Aug. 30, 2005 BETHESDA, Md., Mon., Aug. 29, 2005 -- In a surprising development, a research team led by the National Human Genome Research Institute (NHGRI), part of the National Institutes of Health (NIH), has found that a class of experimental anti-cancer drugs also shows promise in laboratory studies for treating a fatal genetic disorder that causes premature aging.
In a study published Monday in the online edition of the Proceedings of the National Academy of Sciences (PNAS), Brian Capell and his colleagues at NHGRI reported that drugs known as farnesyltransferase inhibitors (FTIs), which are currently being tested in people with myeloid leukemia, neurofibromatosis and other conditions, might also provide a potential therapy for children suffering from Hutchinson-Gilford Progeria Syndrome, commonly referred to as progeria. A related study from Stephen Young, M.D., and colleagues at the University of California at Los Angeles is being published in the same issue of PNAS.
There are currently no treatments for progeria, which is a genetic disorder estimated to affect one child in 4 million. When they are born, children with progeria appear normal. But, as they grow older, they experience growth retardation and show dramatically accelerated symptoms of aging -- namely hair loss, skin wrinkling and fat loss. Accelerated cardiovascular disease also ensues, typically causing death from heart attack or stroke at about the age of 12.
"Our findings show that FTIs, originally developed for cancer, are capable of reversing the dramatic nuclear structure abnormalities that are the hallmark of cells from children with progeria. This is a stunning surprise, rather like finding out that the key to your house also works in the ignition of your car," said NHGRI Director Francis S. Collins, M.D., Ph.D., who is the study's senior author.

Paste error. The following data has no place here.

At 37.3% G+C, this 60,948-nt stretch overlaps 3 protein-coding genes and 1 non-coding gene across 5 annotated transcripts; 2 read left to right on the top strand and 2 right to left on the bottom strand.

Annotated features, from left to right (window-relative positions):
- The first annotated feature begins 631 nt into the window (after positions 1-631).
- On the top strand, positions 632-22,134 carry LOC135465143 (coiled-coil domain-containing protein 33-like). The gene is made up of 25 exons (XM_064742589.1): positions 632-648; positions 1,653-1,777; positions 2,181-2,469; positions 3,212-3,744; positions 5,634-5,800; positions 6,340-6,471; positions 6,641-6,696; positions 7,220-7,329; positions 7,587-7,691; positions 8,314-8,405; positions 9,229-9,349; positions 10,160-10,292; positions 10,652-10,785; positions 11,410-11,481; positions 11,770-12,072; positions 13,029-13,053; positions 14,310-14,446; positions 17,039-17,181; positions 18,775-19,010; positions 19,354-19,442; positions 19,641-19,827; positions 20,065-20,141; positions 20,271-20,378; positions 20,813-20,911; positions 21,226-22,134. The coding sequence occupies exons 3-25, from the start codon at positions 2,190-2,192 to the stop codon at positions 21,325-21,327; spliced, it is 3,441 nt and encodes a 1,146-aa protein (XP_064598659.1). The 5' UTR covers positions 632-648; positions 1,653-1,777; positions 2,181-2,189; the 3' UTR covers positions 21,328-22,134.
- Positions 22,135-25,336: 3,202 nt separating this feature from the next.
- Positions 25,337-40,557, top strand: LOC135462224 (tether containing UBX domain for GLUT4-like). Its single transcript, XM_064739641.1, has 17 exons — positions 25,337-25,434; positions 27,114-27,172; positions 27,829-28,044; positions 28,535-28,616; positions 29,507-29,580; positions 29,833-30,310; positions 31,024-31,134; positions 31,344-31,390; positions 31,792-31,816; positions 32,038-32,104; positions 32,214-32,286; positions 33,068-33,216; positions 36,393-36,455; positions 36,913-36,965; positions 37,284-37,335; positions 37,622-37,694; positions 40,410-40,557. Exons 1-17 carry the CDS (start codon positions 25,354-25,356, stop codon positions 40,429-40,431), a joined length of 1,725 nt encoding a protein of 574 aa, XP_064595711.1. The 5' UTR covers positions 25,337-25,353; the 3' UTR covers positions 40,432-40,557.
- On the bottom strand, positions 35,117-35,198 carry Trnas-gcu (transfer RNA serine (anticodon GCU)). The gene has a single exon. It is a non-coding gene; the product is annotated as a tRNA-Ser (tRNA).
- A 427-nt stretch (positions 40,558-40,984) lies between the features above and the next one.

The new work involved using FTIs to treat skin cells taken from progeria patients and grown in laboratory conditions. If upcoming studies in a mouse model validate the results of the cell experiments and translate into improvements in the animals' conditions, a clinical trial of FTIs in children with progeria may begin as early as next spring, researchers said.
Dr. Collins and his colleagues discovered in April 2003 that mutations in the lamin A (LMNA) gene cause progeria, spurring renewed interest among researchers to study this rare syndrome. Among those were Capell, a New York University medical student participating in the Howard Hughes Medical Institute/NIH (HHMI/NIH) Research Scholars Program. In July 2004, he joined Dr. Collins' lab and immediately set his sights on understanding the molecular basis of progeria.
"What really interested me in this research in the first place were the potential links to aging and atherosclerotic disease," said Capell. Indeed, understanding progeria at the molecular level may illuminate the general processes involved in normal human aging.